Trying to navigate with a GPS that doesn’t have an option called, ‘Avoid streets closed due to religious holidays,’ made it harder to travel safely on the correct streets. You can go the shortest route or the quickest, but you can’t set the GPS to use roads unaffected by religious holidays. The GPS took me down closed streets and to unsafe parts of town. In one such incident I got surrounded by men and was threatened stoning, but that is another story.
The Jewish holidays also had a positive effect on my trip
Some parts of the journey yielded fascinating experiences because of the closed roads. I think that every travel experience has a silver lining, Some even have unusual stories and memories.
Israel itinerary: A photography mission
The goal for my Israel trip was to photograph Israel and Palestine for the church I work with on Middle East peace. Now, I am affiliated with St Mark’s in Seattle. I submitted a proposal to the church and they helped fund my trip. The mission was to document the current situation in Israel and Palestine and report back on the church partner’s projects. I learned so much on my first trip to Israel.
I used my Israel itinerary for this trip and advice from Israeli people
As you can see on the map below, I started in Tel Aviv, drove to Haifa, then to Tiberias, and to the Sea of Galilee before coming to Jerusalem. I stayed in Jerusalem for several days. Honestly, it’s not the most relaxing place. Even with secure parking next to the hotel, the streets are in constant turmoil. I chose Jerusalem for my longest stay because it was easier to select one place as my home base and to travel from there.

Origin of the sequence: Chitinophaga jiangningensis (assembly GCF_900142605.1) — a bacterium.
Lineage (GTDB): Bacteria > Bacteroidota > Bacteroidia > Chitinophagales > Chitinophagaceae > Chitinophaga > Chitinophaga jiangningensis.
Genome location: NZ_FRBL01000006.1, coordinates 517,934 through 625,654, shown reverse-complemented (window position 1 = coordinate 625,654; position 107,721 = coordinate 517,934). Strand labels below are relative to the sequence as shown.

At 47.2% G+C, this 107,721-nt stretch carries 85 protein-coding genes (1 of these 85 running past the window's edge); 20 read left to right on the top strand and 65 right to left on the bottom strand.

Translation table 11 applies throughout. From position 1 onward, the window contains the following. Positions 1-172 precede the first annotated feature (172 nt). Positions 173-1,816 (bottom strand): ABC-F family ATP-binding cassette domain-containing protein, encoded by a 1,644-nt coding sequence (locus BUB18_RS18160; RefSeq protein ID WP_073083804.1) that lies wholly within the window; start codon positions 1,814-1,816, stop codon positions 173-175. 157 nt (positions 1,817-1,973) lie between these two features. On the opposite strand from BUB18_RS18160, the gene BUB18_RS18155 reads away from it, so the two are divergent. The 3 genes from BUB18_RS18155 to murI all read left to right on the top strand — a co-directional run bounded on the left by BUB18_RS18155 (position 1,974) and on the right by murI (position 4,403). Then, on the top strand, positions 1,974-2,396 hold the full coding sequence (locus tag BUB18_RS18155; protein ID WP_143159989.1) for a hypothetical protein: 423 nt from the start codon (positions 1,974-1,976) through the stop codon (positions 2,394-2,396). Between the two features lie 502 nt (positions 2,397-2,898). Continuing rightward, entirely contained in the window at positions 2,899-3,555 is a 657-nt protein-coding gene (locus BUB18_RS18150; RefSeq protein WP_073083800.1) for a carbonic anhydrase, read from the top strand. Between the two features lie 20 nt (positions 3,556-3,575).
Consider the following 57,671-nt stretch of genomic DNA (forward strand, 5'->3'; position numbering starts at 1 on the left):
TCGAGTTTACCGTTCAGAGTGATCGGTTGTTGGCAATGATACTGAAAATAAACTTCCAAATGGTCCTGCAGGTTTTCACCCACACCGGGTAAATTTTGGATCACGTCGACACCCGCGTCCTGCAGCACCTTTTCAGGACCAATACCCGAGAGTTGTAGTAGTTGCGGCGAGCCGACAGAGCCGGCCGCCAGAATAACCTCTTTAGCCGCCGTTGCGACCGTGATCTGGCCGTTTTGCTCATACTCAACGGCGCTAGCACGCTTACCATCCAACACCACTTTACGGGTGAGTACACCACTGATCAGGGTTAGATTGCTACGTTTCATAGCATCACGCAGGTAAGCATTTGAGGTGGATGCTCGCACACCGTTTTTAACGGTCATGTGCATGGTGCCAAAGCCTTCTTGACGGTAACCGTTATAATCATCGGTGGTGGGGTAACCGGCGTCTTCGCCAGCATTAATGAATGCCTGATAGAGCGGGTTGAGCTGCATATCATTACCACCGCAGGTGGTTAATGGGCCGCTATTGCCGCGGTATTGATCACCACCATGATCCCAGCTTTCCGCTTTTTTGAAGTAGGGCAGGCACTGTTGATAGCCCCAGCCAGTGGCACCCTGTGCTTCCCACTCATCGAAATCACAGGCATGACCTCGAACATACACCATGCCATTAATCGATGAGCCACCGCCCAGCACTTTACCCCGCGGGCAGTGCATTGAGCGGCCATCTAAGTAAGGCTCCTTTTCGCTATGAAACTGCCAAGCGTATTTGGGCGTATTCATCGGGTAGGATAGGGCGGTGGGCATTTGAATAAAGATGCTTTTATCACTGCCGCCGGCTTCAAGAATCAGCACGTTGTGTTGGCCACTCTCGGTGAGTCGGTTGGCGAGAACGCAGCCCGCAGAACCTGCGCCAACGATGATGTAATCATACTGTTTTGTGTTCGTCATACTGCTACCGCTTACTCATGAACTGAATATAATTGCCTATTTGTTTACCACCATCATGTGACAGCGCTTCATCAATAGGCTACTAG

You may choose to book a hotel in Bethlehem. Staying in Bethlehem will save money and time if you are going to Palestine. To me, it felt as safe in Palestine as Jerusalem. Honestly, at times, I didn’t feel safe in either place.
To go to Palestine from Jerusalem, take the #24 bus to Bethlehem. From Bethlehem, I went to Ramallah and Hebron with a guide who drove me around. Cars need different license plates to drive in the three distinct road areas, A, B and C. The guide kept me on safe roads, provided transportation, access, and information about Palestine and the West Bank.
My excellent guide was Elias Chacour. I got his name from people at the church who had used his services in the past. He was a very competent Palestinian guide, a Christian, and reasonably priced. Elias helped me do everything I wanted to do. He provided tons of background and understood the political and historical situation. Elias can’t be a guide in Jerusalem because he was born in Palestine. Therefore, he provides guide services only in Palestine.
Build an Israel itinerary for yourself on Google
Google Maps helps me to quickly understand a town’s location and its relationship to the next town. I use Google Maps for all of my trip planning.
I used Google Map to create the routes shown in this article. Then I entered Tel Aviv as my starting point. You can change your destinations and easily find the best or shortest way to go. It gives the time, route and best course based on the transportation method you are using.
I find a ‘great circle’ route avoids backtracking. Try making a map using my route if you want to practice and to see how it works. Check to see if you get the same map as I have published here.